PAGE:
It has been established through years of research that childhood experiences play a crucial role in shaping the person’s personality or mental health. But a team of neuroscientists has found through a study that the teenage brain can actually predict whether one would develop mental disorders later in life.
According to a study jointly conducted by researchers from the University of Cambridge and University College London (UCL), a teenager’s brain structure could potentially provide clues of the individual’s mental health condition later in life.
In the study, researchers identified changes in brain structures during the adolescence period, and how these changes affect or predict the onset of health conditions. The findings of the study were recently published in the Proceedings of National Academy of Sciences.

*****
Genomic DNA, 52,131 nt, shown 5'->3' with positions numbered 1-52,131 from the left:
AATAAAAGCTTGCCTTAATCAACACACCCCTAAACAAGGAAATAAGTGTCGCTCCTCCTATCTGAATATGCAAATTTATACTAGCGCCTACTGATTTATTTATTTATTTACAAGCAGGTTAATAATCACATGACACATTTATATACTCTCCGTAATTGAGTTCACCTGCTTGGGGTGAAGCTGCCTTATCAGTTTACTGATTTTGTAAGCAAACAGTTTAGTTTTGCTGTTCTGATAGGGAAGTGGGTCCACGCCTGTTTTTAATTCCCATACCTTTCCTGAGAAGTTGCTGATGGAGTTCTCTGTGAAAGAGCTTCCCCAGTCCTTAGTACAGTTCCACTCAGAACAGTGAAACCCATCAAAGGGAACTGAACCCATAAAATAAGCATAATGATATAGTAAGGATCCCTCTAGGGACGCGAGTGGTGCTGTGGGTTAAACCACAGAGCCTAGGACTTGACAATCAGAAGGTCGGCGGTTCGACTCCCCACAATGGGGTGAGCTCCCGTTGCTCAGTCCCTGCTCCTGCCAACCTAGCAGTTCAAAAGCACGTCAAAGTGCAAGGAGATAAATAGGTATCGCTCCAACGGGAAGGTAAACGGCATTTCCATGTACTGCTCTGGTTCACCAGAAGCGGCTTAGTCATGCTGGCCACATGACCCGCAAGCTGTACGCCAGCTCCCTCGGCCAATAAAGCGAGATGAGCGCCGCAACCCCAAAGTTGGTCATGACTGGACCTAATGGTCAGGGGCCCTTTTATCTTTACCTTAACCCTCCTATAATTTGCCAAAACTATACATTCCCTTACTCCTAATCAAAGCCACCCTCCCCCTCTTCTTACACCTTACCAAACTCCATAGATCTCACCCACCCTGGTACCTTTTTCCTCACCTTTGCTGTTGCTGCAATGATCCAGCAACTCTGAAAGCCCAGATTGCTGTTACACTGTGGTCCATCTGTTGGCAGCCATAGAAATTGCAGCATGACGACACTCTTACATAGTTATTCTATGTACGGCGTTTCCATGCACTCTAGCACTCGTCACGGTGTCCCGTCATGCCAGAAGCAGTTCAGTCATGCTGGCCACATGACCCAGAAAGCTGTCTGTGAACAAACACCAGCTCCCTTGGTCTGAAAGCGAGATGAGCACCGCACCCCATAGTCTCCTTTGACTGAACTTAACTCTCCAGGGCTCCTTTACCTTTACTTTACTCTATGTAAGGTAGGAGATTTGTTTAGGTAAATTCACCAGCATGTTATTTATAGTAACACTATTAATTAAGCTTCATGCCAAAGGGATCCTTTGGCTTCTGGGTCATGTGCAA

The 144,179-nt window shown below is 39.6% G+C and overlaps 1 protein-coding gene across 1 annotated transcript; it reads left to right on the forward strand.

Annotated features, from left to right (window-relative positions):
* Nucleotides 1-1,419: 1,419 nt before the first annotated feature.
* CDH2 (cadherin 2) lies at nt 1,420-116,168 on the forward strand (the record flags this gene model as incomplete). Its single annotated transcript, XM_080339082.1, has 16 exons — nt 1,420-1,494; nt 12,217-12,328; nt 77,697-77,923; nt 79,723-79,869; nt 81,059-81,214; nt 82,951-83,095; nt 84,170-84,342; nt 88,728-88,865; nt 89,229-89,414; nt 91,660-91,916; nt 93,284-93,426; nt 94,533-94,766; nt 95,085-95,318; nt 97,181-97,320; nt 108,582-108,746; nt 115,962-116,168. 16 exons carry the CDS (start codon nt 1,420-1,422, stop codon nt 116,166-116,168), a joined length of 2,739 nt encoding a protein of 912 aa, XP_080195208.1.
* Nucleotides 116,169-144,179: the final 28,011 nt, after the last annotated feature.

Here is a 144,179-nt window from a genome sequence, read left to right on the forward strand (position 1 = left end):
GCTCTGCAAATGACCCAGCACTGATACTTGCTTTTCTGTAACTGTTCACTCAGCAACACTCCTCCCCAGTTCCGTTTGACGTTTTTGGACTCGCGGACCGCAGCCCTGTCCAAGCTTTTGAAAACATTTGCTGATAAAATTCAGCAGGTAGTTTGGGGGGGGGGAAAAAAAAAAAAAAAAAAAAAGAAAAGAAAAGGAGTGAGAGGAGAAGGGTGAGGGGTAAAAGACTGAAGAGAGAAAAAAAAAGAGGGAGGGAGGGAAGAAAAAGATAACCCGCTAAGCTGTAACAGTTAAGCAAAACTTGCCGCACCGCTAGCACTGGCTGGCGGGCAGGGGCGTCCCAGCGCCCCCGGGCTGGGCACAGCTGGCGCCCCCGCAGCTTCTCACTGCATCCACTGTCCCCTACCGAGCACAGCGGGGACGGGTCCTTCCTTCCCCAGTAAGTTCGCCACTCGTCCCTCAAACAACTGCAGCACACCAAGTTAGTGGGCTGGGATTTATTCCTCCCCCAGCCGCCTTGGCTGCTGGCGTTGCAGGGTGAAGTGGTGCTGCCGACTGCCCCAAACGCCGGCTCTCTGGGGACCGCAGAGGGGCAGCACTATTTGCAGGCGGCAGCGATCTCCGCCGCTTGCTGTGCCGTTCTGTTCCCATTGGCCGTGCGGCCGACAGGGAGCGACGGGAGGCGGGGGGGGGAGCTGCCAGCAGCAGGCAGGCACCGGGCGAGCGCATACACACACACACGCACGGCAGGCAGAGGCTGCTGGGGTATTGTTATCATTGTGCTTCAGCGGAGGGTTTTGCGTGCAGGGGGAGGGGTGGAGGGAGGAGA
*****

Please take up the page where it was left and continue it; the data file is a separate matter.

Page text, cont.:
In order to arrive to the conclusion, the researchers studied the anatomy and changes in brain structure of around 300 volunteers aged between 14 and 24 using brain-imaging device called magnetic resonance imaging (MRI).
Based on the study, at least two major changes in brain development happen during this crucial period of human development. First, the researchers found that the brain structure called cortex, or the outer regions of the brain, shrink and become thinner.
Increased Myelin Sheath Level
The second major change that happens during this period is the increased level of the myelin sheath in the cortex. The myelin sheath is a membrane than insulates the Schwann cell within the nerve cell, which facilitates rapid communication between neurons or brain cells.
Dr. Kristie Whitaker, psychiatry professor at the University of Cambridge, said that even during the teenage years, human brains continue to develop. Whitaker added that neural changes during this period are more detailed than during childhood years.
“When we’re still children, these changes may be more dramatic, but in adolescence we see that the changes refine the detail. The hubs that connect different regions are becoming set in place as the most important connections strengthen. We believe this is where we are seeing myelin increasing in adolescence,” Whitaker said in the statement.
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